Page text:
Russian Study Group

An area with study groups for various languages. Group members help each other, share resources and experience. Study groups are permanent but the members rotate and change.
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blaurebell
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Re: Russian Study Group

Postby blaurebell » Fri Mar 17, 2017 3:07 pm

Arnaud wrote:
blaurebell wrote:I hope there are many sentences about spies at least to lighten things up!
You're going to be disappointed ;)


Nooooooo!!! :lol:

Although I have to say that the sentence you mentioned in your log "The students have many knives" gives me some measure of hope :D I'm glad you found it helpful at least for your genitive plural. I probably still have more to drill than you, so I'm hopeful that it's not a waste of time!
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Radioclare
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Re: Russian Study Group

Postby Radioclare » Fri Mar 17, 2017 9:28 pm

blaurebell wrote:With Duolingo I'm down to the last 9 skills and I've been swearing so much, I think it's become useless! Understanding the Russian is no problem at all, only the damned English translations are. They either make no sense at all or have too few alternative correct answers! For someone mostly used to British English the last stretch of this course is such a pain in the neck. I had to guess both the American vocabulary as well as the strange way of translating whatever weird Russian construction is being practiced! Besides, Russian and English is so far apart that translating from one into the other is just a grim exercise for longer sentences. It's really not a good language combination for Duolingo in general. I think German and Russian would be much easier, but there isn't such a course yet. I'm going to consider Duolingo as finished after the last two grammar skills which I will do today. I have no interest in the final 7 vocabulary skills: It's the kind of vocabulary I will either pick up from reading or not at all. No interest in prolonging this useless suffering!


As someone who seems to have spent the entire week stuck on "Science" (the 6th final skill) so I definitely feel your pain :lol: I feel like I've invested so much time in Duolingo that I want to be able to say I've finally got to the end, but on the other hand I don't feel like I'm actually learning anything from this final bit :(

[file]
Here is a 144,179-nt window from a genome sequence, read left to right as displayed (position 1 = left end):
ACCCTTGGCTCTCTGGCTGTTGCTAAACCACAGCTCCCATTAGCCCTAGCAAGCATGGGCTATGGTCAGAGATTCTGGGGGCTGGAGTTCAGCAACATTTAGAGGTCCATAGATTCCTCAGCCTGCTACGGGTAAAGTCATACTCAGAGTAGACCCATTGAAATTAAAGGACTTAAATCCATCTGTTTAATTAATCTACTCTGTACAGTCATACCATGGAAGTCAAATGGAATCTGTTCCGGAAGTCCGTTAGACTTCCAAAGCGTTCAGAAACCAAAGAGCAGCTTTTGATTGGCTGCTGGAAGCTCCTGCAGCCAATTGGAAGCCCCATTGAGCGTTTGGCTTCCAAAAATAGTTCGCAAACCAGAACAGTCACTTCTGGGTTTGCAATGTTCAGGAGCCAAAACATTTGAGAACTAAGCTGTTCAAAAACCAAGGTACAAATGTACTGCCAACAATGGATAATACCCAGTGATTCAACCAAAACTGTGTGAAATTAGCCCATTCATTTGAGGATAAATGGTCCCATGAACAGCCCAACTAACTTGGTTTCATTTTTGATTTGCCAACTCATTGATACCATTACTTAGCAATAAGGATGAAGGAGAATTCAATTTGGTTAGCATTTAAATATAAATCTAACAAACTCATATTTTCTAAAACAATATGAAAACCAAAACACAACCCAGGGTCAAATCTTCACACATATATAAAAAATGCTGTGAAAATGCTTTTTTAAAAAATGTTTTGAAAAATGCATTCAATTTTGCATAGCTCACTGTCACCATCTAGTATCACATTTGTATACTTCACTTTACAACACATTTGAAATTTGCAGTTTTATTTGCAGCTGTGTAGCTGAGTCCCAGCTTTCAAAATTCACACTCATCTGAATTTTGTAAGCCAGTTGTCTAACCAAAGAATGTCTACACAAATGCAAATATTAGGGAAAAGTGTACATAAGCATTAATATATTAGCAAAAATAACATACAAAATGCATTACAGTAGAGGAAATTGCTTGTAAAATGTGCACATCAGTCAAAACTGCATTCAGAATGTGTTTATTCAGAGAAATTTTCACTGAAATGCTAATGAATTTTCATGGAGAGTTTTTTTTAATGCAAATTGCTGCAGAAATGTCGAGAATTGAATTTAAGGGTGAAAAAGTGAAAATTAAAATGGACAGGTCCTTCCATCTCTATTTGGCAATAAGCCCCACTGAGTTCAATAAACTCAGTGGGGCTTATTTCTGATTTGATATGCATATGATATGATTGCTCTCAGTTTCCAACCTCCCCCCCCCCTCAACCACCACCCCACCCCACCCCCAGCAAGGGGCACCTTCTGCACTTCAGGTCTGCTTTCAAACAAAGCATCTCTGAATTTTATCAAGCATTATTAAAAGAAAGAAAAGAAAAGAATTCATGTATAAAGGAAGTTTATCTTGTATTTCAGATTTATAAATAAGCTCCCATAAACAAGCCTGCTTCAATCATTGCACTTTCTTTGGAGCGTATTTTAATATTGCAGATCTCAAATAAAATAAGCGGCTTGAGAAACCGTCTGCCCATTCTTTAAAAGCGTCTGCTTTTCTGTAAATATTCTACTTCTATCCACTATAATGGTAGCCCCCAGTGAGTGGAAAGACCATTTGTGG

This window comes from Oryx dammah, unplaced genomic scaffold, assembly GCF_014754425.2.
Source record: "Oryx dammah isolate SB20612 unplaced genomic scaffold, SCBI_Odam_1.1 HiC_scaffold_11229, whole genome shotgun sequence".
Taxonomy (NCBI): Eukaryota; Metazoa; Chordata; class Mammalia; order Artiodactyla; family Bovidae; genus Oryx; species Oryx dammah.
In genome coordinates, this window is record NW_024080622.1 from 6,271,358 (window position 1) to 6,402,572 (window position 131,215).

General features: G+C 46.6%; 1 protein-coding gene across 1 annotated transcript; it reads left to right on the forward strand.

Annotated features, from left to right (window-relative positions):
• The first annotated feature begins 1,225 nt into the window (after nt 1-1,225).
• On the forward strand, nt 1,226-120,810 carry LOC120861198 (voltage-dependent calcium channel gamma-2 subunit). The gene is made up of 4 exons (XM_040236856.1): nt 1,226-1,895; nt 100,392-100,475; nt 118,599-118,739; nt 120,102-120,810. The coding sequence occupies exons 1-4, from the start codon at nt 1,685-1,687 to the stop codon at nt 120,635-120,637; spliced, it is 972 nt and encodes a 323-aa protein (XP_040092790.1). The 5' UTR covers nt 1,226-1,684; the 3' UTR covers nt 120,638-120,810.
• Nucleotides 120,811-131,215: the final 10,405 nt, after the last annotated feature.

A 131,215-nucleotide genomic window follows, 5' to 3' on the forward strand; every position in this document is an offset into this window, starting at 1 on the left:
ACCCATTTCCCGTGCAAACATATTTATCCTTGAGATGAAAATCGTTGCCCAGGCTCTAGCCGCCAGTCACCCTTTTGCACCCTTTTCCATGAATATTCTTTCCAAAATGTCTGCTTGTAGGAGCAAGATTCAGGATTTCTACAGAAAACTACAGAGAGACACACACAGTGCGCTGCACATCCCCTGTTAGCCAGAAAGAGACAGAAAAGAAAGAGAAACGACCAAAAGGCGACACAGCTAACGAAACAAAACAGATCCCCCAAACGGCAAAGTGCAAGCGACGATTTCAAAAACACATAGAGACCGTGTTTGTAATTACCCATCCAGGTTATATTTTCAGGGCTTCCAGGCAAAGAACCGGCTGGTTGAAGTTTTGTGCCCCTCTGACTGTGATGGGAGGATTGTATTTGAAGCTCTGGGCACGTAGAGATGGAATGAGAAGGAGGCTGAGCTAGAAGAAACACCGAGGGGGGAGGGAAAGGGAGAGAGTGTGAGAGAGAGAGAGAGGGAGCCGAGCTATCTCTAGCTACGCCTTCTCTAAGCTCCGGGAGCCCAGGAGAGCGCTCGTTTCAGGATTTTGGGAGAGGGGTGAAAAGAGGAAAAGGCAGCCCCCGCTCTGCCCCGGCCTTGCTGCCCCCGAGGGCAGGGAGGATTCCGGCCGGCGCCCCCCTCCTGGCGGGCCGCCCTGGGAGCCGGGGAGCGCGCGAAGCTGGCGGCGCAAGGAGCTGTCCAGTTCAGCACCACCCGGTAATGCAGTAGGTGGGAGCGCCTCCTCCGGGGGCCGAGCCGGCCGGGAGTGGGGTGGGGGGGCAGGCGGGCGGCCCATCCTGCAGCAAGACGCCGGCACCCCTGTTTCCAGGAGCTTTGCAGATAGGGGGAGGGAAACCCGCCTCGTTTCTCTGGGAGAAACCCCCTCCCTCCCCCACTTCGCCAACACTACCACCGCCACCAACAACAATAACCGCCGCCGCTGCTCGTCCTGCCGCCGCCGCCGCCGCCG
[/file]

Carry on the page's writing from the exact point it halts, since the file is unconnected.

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blaurebell
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Re: Russian Study Group

Postby blaurebell » Sat Mar 18, 2017 7:10 am

Radioclare wrote:As someone who seems to have spent the entire week stuck on "Science" (the 6th final skill) so I definitely feel your pain I feel like I've invested so much time in Duolingo that I want to be able to say I've finally got to the end, but on the other hand I don't feel like I'm actually learning anything from this final bit


Yeah, the last skill that I found useful was participles, because they appear a lot in novels. Having to swear my way through the "Measure" skill to get there was no fun though and utterly useless in itself. Also, there are mistakes in the English in the last stretch precisely because it's a pain. Hardly anyone seems to reach this stretch, so mistakes don't get reported much. I also feel like you about leaving things unfinished, but a waste of time remains a waste of time! If I'd continue like before I'd actually spend another 5h on this stuff and it's useless! And it's even more of a waste of time because it makes me procrastinate to avoid it at all cost! Maybe I do 10XP worth a day from now on and no more strengthening. That way I'll reach the end eventually, but I'll skip most of the swearing. Also, I want to know what the "Nothing" skill is about :lol: However, I will consider this done even if I don't finish it, since I've definitely learned all the useful stuff in it! As my PhD supervisor said to me many years ago "Have the courage to leave gaps!" I still struggle with that one!
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Arnaud
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Re: Russian Study Group

Postby Arnaud » Sat Mar 18, 2017 7:26 am

neofight78 wrote:When thinking about aspect beware! Here are some lies told to learners of Russian about aspect:

  • Verbs come in pairs, one imperfective and one perfective.
  • Imperfective is about process, and perfective is about result.
  • Conjugated perfective verbs are either past tense or future tense.

They might do as approximations to the truth in the very beginning, but stick with them for too long and it'll harm your Russian. Perhaps there will be some additions to the list before I get to C2...

Do you have a good book or online ressources to recommand to master that aspect (sic!) of the language ?
Personaly, I've used the 3rd Vol of the french course "Le russe à votre rythme" that is mainly dedicated to verbs of motion and to the aspect, but I'm far from mastering anything concerning both subjects.
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neofight78